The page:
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Five Minutes of Free Advice: American Pitfalls to Avoid in Canada’s School Food Program

by Jan Poppendieck, Senior Fellow at the CUNY Food Policy Institute and author of Free For All: Fixing School Food in America

Canada does not have a National School Food Program. Instead, some students in some schools are served food by a patchwork of programs, funded by provincial, municipal and private contributions. Some of these programs are also heavily reliant on food donations from stores and industry sponsors, leading to snack foods and shelf-stable products playing a large role in the diets of these students.

As Canada prepares to join the other G7 countries and the majority of the countries around the world in having a National School Food Program, it is timely to look at lessons from other school food programs. I have spent decades studying the United States’ school meal program and have been intrigued by the opportunity that Canada has to design a program informed by the lessons learned from the United States.

In light of the 2017 success in obtaining universal free school meals for 1.1 million public school students in New York City, and because of my book Free For All: Fixing School Food in America, Canadian food activists within the Coalition for Healthy School Food asked me to engage in a public forum to advocate for a National School Food Program, in line with Senator Art Eggleton’s resolution to the Canadian Senate that calls for a national nutrition program for youth.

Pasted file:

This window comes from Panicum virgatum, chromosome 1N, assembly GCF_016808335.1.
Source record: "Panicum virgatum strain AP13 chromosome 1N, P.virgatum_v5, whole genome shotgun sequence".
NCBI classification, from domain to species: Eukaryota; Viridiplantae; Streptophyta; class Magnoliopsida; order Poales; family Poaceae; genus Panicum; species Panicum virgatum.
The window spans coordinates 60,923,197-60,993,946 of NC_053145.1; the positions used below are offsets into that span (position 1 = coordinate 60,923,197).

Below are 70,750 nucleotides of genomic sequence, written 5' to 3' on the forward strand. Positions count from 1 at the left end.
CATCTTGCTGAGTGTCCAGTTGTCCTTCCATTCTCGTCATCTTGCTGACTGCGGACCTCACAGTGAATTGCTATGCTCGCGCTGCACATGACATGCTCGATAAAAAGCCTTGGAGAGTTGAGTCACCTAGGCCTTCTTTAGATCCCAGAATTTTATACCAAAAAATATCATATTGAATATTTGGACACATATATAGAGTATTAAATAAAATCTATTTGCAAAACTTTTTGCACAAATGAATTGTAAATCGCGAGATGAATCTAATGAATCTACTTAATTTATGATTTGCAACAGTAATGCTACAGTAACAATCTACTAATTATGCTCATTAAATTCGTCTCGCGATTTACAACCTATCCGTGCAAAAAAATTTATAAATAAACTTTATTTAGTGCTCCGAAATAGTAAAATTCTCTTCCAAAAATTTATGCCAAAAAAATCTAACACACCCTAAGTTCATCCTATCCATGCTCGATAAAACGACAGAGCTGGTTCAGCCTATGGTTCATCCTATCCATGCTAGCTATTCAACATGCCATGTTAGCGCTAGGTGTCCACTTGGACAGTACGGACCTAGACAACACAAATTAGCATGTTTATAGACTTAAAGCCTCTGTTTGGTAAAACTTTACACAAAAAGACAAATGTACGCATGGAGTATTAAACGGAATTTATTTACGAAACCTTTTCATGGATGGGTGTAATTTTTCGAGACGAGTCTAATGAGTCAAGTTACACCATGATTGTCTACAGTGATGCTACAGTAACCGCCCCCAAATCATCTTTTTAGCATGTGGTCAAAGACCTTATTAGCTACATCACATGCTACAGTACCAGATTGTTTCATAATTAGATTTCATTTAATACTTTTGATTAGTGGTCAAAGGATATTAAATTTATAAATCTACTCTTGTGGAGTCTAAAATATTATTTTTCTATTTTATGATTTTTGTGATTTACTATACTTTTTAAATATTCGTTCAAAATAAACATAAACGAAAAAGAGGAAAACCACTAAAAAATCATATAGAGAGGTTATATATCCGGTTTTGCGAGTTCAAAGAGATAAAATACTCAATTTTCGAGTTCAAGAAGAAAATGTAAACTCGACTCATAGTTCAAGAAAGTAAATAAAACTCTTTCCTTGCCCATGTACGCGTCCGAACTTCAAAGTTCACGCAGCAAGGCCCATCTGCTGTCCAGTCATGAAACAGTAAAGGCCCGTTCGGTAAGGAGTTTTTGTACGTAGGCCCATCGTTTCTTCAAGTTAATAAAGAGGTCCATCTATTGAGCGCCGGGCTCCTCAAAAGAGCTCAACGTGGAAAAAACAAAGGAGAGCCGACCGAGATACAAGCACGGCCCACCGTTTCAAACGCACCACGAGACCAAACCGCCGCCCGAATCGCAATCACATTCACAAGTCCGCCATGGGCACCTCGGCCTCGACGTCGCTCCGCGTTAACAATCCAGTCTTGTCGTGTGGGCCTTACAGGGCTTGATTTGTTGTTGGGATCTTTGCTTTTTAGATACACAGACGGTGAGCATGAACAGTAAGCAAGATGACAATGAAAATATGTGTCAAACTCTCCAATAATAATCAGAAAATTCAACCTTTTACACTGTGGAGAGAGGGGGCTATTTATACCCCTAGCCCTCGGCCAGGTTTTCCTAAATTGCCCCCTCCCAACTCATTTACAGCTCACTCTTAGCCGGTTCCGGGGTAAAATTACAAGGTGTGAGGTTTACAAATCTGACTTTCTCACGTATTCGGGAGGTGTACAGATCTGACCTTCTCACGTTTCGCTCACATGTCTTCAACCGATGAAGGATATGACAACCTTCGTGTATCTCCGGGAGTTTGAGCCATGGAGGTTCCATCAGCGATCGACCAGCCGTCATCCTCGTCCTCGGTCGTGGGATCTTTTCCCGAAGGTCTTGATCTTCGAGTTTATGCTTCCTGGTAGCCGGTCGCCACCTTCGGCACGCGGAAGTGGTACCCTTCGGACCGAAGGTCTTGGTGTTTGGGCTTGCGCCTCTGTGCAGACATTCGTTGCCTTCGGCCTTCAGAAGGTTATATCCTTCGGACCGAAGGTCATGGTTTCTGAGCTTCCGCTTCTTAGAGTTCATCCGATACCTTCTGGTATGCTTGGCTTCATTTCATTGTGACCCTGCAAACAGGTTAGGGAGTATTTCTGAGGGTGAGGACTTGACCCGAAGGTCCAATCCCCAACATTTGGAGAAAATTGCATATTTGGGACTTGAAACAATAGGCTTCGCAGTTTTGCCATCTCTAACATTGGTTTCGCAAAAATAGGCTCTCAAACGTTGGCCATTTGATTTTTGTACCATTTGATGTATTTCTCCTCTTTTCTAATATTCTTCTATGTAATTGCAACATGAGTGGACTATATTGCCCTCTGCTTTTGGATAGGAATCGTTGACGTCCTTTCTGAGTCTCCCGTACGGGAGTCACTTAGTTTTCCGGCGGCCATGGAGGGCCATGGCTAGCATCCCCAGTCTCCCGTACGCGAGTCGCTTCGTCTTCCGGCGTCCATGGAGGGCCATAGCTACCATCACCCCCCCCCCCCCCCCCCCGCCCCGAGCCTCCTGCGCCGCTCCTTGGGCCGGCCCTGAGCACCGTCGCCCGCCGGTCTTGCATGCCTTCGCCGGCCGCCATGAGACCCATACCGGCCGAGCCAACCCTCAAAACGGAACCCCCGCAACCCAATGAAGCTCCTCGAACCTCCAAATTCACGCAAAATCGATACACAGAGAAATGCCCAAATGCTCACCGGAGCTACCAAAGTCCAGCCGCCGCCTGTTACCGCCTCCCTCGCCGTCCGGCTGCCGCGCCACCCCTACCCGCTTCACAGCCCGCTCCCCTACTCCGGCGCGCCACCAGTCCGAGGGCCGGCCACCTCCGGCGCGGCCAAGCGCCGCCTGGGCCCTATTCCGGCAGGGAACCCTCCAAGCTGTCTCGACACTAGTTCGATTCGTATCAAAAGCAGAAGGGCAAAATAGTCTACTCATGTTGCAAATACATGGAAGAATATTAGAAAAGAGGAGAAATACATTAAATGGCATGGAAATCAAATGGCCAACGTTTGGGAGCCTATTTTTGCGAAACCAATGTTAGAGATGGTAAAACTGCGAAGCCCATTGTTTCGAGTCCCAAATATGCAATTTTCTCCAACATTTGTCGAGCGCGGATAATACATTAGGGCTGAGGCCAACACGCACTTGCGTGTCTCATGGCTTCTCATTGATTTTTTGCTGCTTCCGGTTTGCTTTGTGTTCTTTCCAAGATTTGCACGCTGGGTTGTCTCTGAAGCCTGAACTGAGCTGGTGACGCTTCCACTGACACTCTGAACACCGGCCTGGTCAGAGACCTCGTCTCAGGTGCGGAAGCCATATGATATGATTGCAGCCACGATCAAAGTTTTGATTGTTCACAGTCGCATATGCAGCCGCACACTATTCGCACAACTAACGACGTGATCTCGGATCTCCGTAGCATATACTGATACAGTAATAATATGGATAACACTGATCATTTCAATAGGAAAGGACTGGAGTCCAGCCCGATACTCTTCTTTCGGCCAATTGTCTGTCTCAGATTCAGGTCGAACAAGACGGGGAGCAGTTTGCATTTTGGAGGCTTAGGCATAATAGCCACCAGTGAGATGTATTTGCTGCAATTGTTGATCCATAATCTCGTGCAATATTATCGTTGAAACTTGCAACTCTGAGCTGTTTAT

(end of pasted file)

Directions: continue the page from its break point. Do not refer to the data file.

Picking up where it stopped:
On August 15, 2018, former Mayor of Toronto, Senator Eggleton, participated in Getting to Yes: National Nutrition Programs for Children and Youth Strategy Meeting. Here, Senator Eggleton explained that his resolution was a measure to promote health and education of Canadian youth, followed by briefer comments by myself, Toronto City Councillor, Joe Mihevc, and representatives of the Coalition for Healthy School Food and other organizations involved in school food programs. These presentations built the case for the need for the federal government to get involved in funding a universal cost-shared school food program for all children in Canada.

I was asked this Question: Given an opportunity to help design a National School Food Program that would avoid the pitfalls that have hampered programs in the United States, what would you recommend?

Here is the response I offered that day in 2018, in my “Five Minutes of Free Advice.” I hope and feel it remains relevant in today’s climate as well.

1. Framing. The Coalition for Healthy School Food is absolutely right to present this topic as a measure for health, learning, and community building. DO NOT CALL IT HUNGER. The positive health implications of school food programs on children are clear and and have been well summarized. The evidence on improved learning outcomes of such programs is compelling. Eating is an intimate act, and a well-designed school food program can bring students together and foster community. Think summer camp.